In the ambulance now, 35 minutes to the helicopter. I hear concern about timing from the EMT. I'm shivering again. We're flying. The EMT asks the driver to slow down enough to get the IV in. The woman standing over me gets me covered and warm again. The EMTs mention it's boiling in there but she won't let them turn up the AC. The IV is in. I'm asked what's the pain level from 1 to 10. I say 3-4. They want zero. Something goes in the IV. Time passes. I'm asked again. I say zero except there is a LOT of pressure on my forehead. I ask if they are holding my left eye shut. No, I'm told I'm doing that myself.
Here's the helicopter. I hear we made it in 20 minutes. Again some transfers and back checks. We take off. This is smooth! No idea how long and getting too tired to ask questions now. Answer all questions asked. Still zero pain but lots of pressure. We land without even a bump. Transferred and into the ER. On the table, the doctor asks my age, date of birth, what happened. I'm still answering ok. He orders a cat scan, some XRays. Asks if I have contacts in. Oh dang! Yes, hard lenses in both eyes. Ok, he and the assistant (PA? Nurse?) use gauze to dry my eyes and their fingers real good, pry my eyes open and squirt some yellow stuff in there. Then a few more pries and they are able to suction the contacts out, even from the eye that is totally swollen shut. Thank God!
Dr. Sampson tells me we're at St. Charles Medical Center in Bend. He checks my pelvis and ribcage again, verifies my arms and legs are ok, stares at my face a lot. I hear hematoma.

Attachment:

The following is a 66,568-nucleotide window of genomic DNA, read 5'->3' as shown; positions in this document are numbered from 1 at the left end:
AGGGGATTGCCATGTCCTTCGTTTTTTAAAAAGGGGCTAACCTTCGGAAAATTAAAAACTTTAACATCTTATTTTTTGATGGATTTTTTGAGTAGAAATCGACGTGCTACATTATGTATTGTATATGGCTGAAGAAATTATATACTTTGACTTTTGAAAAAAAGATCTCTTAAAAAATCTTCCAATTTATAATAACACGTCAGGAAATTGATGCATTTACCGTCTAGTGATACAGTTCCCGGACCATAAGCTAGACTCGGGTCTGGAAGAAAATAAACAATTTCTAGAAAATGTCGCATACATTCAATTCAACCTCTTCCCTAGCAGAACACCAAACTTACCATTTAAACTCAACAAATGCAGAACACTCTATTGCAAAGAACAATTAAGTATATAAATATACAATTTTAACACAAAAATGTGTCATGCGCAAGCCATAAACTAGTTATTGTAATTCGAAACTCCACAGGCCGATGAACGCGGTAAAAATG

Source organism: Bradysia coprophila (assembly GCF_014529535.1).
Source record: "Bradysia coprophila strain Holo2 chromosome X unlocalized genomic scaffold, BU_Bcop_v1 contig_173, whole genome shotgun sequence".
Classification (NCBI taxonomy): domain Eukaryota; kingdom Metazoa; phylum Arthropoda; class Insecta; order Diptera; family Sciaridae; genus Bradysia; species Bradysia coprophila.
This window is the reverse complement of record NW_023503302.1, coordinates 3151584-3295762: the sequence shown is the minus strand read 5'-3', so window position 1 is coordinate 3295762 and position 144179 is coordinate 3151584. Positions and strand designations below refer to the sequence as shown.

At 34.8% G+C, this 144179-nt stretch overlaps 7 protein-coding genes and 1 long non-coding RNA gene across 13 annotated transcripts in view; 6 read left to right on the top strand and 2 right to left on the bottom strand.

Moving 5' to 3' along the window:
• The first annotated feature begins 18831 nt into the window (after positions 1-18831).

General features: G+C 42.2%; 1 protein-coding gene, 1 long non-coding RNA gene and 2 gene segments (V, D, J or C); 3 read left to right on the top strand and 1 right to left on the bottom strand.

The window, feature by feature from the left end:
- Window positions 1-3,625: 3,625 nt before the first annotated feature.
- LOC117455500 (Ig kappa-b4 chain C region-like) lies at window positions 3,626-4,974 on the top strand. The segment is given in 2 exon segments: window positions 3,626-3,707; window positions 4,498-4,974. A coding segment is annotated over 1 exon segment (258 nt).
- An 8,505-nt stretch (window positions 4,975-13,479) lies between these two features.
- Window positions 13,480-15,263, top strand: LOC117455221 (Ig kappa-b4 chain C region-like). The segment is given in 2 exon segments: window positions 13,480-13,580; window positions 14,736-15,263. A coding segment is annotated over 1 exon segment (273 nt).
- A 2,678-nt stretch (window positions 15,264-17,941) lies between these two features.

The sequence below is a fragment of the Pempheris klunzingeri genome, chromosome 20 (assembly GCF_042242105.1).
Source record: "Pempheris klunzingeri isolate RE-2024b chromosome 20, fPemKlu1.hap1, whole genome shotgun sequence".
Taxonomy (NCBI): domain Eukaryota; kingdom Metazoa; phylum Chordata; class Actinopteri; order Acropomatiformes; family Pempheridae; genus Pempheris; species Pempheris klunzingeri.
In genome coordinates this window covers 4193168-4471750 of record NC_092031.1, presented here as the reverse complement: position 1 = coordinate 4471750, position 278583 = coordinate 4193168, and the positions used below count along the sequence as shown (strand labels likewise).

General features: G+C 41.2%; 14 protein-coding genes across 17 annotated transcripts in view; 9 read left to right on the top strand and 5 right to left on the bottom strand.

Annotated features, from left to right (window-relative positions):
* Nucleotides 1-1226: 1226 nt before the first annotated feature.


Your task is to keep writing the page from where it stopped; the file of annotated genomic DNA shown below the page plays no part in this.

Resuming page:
The orderly takes me to get images done and they do my head, my shoulder, my neck. Then it's back to the room and the nurse takes over cleaning my face and poor split fingertips. She says the Cascades Race was there last week so they handle a lot of bike crashes. No biggy. She thinks I've gotten very lucky here but we'll know more when the results come back from the imaging.
She asks for Stewart's phone number which I actually remember and she's off to let him know how I'm doing.
Dr. Sampson returns and sits down next to me. Turns out I have a fracture in my cheekbone, but one radiologist believes it's in place and other says it's minimally displaced. No need for treatment in either case. Cosmetically I could get it looked at in 6 weeks if I care. I also have a broken nose, again in place, again no treatment needed. FInally, I have a crack in my C5 spinous process, a protuding bone from my neck. But, miraculously, that bone is not associated with nerves and again in itself needs no treatment. These things will heal in a month or so on their own. Only one caveat: there is some separation near the C5 fracture and he wants to be sure there it does not cause any further issue so I'm to see a neurosurgeon the next day.
Fractures aside, he says my face should still be numb so he vigorously scrubs a tear on the crack of my lip and goes ahead and puts in four stitches. The nurse notes that since it's in line with my mouth, the scar likely won't even be visible.
Am I incredibly lucky or what??